Deworming is the administration of anthelmintic drugs to treat humans afflicted with parasitic worms.

Parasitic worms (also known as helminths) can cause a variety of health conditions and symptoms of varying severity. The most common parasitic worm infection, ascariasis, is estimated to affect 800 million to 1.1 billion people.[1] Experts disagree about whether the health effects of parasitic worms are relatively minor or quite severe.[2][3]

Parasitic worm infections can be treated through mass drug administration.[4] This method of deworming has low costs and a high level of success in reducing worm loads (though reinfection can be rapid). There is also some evidence that reducing worm loads among children results in substantial increases in future earnings,[5] though some have challenged these findings.[6][7]

Due to the low cost and the probability that it will increase future earnings, GiveWell regards mass drug administration as a priority program[8] and rates donating to deworming charities as having high expected value.[9] Two of GiveWell's top recommended charities, Deworm the World Initiative and SCI Foundation, focus on deworming through mass drug administration.

Further reading

GiveWell (2013) Combination deworming (mass drug administration targeting both schistosomiasis and soil-transmitted helminths), GiveWell, December (updated January 2018).

global health and development

  1. ^

    Centers for Disease Control and Prevention (2013) Parasites - Soil-transmitted helminths, Centers for Disease Control and Prevention (updated 27 October 2020).

  2. ^

    Taylor-Robinson, David C. et al. (2019) Public health deworming programmes for soil-transmitted helminths in children living in endemic areas, Cochrane Database of Systematic Reviews, issue 9, art. no. CD000371.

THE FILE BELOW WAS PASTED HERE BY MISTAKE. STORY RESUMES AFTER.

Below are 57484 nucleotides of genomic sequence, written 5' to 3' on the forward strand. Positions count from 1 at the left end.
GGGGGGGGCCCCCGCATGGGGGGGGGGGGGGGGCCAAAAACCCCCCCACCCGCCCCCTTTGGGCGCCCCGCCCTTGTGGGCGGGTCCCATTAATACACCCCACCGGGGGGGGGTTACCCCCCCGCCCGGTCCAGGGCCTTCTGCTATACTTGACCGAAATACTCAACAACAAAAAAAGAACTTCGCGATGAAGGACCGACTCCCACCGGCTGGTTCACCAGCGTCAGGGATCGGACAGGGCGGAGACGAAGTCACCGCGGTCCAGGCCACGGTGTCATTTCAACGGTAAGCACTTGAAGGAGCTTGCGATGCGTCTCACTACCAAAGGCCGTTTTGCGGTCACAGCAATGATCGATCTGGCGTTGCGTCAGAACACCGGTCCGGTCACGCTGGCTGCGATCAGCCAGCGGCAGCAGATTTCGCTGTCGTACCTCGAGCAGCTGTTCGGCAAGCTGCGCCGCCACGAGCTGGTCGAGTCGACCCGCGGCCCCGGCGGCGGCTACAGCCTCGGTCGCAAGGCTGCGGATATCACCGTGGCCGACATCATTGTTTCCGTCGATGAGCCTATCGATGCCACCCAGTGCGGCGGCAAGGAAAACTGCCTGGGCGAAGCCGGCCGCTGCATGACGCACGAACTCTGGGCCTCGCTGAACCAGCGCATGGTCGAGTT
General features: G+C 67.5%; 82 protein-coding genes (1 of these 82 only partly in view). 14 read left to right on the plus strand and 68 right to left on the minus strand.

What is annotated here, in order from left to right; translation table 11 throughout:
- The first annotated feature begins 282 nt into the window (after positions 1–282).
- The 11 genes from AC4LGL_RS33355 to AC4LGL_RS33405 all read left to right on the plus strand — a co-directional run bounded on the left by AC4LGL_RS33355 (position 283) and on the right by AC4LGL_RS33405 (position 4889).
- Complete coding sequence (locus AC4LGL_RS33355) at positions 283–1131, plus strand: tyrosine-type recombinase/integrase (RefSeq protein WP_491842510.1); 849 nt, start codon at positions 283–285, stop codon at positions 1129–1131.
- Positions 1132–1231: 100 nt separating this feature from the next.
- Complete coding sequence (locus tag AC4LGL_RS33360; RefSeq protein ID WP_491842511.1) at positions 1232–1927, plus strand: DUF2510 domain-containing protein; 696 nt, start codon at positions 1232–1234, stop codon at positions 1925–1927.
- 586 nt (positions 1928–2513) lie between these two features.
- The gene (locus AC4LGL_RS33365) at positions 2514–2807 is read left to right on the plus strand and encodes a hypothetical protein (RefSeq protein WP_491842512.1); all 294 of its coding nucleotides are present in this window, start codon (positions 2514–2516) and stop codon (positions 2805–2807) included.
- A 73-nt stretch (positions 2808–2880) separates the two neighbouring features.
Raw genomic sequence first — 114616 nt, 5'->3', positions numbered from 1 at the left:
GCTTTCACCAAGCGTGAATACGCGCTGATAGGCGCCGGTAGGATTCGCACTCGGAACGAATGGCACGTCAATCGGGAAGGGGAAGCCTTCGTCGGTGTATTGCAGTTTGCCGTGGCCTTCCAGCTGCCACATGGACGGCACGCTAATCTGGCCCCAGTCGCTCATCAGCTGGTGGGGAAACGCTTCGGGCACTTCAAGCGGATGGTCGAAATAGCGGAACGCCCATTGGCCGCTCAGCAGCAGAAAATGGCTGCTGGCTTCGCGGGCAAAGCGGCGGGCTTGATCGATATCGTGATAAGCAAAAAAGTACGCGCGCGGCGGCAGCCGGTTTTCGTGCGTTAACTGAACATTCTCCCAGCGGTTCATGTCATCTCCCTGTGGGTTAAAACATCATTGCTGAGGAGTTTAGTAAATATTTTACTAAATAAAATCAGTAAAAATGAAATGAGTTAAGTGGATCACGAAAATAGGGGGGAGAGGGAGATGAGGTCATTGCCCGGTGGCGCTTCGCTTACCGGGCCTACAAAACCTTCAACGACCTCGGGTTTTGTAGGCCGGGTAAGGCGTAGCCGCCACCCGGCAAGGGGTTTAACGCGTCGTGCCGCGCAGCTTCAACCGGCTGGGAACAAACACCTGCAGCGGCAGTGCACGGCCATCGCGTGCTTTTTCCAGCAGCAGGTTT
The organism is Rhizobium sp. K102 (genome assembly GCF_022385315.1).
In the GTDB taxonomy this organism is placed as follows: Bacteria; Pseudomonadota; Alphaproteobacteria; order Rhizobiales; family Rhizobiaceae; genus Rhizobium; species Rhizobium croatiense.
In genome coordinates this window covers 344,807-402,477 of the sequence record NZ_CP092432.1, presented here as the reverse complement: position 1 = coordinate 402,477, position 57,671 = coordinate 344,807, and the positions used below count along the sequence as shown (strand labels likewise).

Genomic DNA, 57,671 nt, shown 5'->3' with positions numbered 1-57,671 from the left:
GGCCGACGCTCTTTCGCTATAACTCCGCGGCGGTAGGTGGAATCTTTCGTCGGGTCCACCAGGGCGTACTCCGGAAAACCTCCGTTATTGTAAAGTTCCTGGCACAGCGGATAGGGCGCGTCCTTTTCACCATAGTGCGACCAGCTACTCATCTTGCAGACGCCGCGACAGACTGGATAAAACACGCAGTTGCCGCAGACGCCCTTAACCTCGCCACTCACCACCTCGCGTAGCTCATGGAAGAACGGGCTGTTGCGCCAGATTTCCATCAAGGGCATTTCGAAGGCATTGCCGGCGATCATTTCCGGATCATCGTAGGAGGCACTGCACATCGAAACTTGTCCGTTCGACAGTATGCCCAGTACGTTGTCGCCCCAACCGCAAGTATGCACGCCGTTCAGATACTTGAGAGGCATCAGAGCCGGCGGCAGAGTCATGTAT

3. ^

    Croke, Kevin et al. (2016) Does mass deworming affect child nutrition? Meta-analysis, cost-effectiveness, and statistical power, Working Paper No. 22382, National Bureau of Economic Research.

  4. ^
  5. ^

    Hicks, Joan Hamory, Michael Kremer & Edward Miguel (2015) The case for mass treatment of intestinal helminths in endemic areas, PLoS Neglected Tropical Diseases.

  6. ^

    Humphreys, Macartan (2015) What has been learned from the deworming replications: A nonpartisan view, Columbia University, August 18.

  7. ^

    Jullien, Sophie, David Sinclair & Paul Garner (2016) The impact of mass deworming programmes on schooling and economic development: An appraisal of long-term studies, International Journal of Epidemiology, vol. 45, pp. 2140–2153.

  8. ^

    GiveWell (2009) Research on programs, GiveWell (updated April 2021).

  9. ^

    Conley, Sean (2016) Deworming might have huge impact, but might have close to zero impact, The GiveWell Blog, July 26.